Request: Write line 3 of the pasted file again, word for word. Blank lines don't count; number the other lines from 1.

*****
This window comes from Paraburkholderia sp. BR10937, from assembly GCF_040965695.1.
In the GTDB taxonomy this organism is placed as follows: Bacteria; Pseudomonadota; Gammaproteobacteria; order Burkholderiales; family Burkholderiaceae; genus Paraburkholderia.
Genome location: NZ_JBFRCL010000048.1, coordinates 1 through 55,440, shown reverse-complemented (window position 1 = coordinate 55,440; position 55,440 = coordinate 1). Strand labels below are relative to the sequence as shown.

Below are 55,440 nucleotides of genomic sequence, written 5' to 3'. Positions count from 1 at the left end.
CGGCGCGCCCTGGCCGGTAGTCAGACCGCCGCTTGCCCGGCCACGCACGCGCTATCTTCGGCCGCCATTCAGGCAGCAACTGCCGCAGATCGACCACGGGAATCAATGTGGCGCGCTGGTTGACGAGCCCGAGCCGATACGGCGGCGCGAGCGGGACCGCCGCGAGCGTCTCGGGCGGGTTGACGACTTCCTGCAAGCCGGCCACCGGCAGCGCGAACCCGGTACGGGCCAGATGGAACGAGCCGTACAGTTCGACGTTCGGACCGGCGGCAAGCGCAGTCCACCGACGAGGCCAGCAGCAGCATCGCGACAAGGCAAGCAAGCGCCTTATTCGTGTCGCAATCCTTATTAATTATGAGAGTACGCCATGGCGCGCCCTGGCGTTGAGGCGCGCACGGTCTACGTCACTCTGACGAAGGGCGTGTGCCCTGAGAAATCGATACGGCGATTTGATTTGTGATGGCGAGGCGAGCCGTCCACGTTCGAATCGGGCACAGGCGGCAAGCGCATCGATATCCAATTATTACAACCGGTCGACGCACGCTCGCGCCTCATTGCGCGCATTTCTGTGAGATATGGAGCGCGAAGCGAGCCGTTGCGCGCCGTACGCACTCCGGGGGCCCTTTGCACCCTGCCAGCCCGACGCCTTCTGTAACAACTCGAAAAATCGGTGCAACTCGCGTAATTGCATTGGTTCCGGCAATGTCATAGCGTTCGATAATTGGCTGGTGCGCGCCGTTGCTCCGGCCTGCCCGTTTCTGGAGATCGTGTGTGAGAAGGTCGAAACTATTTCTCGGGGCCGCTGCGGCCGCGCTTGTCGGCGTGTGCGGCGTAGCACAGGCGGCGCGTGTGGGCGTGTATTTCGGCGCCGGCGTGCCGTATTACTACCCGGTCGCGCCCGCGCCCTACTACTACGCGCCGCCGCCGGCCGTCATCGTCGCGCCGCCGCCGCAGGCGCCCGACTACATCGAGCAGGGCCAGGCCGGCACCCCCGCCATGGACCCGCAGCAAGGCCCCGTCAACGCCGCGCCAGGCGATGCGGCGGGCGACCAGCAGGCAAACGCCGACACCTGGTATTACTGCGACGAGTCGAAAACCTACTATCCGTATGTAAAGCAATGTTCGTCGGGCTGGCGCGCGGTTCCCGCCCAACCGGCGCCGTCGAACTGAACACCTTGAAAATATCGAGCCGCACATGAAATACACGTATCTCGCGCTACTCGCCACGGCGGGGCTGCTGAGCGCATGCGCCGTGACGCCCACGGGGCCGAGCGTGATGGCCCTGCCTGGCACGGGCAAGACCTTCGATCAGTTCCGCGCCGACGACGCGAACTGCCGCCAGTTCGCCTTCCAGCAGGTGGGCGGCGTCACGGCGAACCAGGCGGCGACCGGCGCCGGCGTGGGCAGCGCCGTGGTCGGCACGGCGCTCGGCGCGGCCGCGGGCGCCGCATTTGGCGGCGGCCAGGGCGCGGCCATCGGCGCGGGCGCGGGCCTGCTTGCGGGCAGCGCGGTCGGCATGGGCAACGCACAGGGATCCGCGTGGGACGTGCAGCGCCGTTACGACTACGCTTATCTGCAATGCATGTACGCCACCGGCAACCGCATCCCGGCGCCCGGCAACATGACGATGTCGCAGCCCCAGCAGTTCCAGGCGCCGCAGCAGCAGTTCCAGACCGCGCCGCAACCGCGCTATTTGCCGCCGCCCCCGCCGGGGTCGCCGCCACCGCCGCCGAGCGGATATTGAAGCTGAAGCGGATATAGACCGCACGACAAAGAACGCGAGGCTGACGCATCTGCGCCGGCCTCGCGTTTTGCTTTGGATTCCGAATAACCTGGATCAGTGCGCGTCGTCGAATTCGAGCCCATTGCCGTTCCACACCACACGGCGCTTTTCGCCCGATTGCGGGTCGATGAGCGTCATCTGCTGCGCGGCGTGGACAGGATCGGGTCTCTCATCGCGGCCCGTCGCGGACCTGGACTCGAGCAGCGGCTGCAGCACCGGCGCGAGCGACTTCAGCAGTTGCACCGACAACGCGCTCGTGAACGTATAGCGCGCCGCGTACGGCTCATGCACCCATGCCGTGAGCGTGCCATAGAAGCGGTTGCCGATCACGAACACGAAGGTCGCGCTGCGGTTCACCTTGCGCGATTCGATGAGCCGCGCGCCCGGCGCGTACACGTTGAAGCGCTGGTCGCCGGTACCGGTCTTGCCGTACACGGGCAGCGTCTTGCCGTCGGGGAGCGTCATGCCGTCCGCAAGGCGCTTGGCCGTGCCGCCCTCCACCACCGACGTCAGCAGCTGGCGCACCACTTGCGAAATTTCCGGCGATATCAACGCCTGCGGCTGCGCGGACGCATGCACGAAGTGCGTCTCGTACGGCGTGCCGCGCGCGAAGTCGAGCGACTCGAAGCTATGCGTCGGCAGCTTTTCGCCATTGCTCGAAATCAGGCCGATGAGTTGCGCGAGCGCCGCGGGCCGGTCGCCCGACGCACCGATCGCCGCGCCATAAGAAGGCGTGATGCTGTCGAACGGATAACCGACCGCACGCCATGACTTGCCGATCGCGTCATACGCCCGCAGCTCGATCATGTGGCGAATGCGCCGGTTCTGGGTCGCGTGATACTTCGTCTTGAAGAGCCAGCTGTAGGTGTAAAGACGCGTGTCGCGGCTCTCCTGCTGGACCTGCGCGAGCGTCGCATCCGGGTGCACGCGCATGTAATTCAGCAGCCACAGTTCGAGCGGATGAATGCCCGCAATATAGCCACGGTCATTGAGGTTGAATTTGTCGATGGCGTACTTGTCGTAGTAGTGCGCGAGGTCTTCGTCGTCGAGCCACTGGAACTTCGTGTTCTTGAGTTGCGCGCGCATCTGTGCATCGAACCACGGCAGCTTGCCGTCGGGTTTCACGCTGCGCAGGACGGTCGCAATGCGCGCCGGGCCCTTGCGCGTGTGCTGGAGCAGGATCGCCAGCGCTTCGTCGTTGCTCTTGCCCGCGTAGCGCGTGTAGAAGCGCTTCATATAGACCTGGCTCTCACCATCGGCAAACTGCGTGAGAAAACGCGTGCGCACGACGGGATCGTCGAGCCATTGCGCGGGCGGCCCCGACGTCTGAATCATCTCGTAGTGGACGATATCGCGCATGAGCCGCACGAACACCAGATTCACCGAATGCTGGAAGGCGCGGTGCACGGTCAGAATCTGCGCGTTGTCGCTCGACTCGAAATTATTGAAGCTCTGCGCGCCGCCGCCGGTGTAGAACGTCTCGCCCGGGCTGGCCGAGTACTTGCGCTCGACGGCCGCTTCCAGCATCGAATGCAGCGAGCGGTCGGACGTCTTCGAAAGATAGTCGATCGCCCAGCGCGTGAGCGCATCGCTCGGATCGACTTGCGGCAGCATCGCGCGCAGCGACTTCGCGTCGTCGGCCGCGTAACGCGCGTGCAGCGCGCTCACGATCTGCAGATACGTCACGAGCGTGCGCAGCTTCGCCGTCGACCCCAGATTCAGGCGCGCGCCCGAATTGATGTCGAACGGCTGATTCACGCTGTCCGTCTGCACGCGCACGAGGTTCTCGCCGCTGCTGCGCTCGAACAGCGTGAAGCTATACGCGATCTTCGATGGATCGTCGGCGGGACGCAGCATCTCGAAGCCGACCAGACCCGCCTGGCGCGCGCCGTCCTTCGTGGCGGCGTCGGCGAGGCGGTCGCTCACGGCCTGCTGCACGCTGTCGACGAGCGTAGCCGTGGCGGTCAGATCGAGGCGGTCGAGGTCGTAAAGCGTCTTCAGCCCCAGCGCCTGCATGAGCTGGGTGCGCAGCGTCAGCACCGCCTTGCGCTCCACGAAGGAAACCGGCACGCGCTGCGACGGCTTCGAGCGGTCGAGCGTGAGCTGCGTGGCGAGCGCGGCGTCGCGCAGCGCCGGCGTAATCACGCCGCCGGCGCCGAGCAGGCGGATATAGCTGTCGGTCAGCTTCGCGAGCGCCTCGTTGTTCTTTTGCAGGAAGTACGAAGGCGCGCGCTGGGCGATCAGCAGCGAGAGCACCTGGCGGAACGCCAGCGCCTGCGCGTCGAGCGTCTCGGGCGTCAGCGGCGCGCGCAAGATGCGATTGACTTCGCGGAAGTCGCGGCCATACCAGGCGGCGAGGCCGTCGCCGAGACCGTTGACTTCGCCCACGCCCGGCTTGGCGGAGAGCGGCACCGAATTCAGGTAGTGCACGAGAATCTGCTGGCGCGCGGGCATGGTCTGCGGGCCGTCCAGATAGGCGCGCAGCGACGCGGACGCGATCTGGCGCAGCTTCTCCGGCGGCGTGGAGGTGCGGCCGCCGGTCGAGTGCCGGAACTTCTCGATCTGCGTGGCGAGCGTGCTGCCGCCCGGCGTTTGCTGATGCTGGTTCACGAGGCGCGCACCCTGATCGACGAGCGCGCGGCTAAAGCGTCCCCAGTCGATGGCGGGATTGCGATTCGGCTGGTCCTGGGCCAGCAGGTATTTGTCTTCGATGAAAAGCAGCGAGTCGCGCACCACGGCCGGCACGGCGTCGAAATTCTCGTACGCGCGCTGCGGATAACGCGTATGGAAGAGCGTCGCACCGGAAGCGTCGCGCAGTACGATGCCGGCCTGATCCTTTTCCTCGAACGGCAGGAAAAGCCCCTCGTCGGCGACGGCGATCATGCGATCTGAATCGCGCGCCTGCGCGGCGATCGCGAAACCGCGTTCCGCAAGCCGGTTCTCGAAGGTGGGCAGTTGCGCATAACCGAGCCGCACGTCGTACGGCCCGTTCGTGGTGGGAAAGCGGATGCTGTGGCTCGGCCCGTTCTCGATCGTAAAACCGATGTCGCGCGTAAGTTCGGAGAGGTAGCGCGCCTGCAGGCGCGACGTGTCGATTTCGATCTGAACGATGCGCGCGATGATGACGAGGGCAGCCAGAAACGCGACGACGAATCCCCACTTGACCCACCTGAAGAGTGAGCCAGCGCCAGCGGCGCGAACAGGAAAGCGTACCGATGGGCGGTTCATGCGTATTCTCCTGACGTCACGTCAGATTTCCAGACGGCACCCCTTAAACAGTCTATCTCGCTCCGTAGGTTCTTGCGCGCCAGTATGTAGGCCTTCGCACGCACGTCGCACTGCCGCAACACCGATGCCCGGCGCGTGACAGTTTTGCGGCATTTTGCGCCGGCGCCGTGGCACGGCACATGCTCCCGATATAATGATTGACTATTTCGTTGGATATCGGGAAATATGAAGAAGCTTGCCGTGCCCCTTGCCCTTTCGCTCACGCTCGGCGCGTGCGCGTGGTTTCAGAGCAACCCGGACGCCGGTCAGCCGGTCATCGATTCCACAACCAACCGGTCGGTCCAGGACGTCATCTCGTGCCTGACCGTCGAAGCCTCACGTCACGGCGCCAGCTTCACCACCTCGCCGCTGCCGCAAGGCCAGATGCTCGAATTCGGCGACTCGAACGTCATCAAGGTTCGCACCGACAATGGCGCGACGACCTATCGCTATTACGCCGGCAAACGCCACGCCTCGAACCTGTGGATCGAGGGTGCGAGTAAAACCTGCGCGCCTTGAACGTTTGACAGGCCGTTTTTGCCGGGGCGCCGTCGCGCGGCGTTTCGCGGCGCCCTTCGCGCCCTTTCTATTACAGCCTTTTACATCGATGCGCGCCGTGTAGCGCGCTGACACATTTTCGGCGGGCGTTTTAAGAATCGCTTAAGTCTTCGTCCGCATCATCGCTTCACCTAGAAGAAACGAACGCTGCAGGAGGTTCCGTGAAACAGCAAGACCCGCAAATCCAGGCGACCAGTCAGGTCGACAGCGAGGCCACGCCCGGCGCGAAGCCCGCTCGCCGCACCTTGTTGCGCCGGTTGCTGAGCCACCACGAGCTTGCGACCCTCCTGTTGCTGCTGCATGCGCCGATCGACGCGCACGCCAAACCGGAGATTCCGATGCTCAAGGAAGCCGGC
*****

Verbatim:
Genome location: NZ_JBFRCL010000048.1, coordinates 1 through 55,440, shown reverse-complemented (window position 1 = coordinate 55,440; position 55,440 = coordinate 1). Strand labels below are relative to the sequence as shown.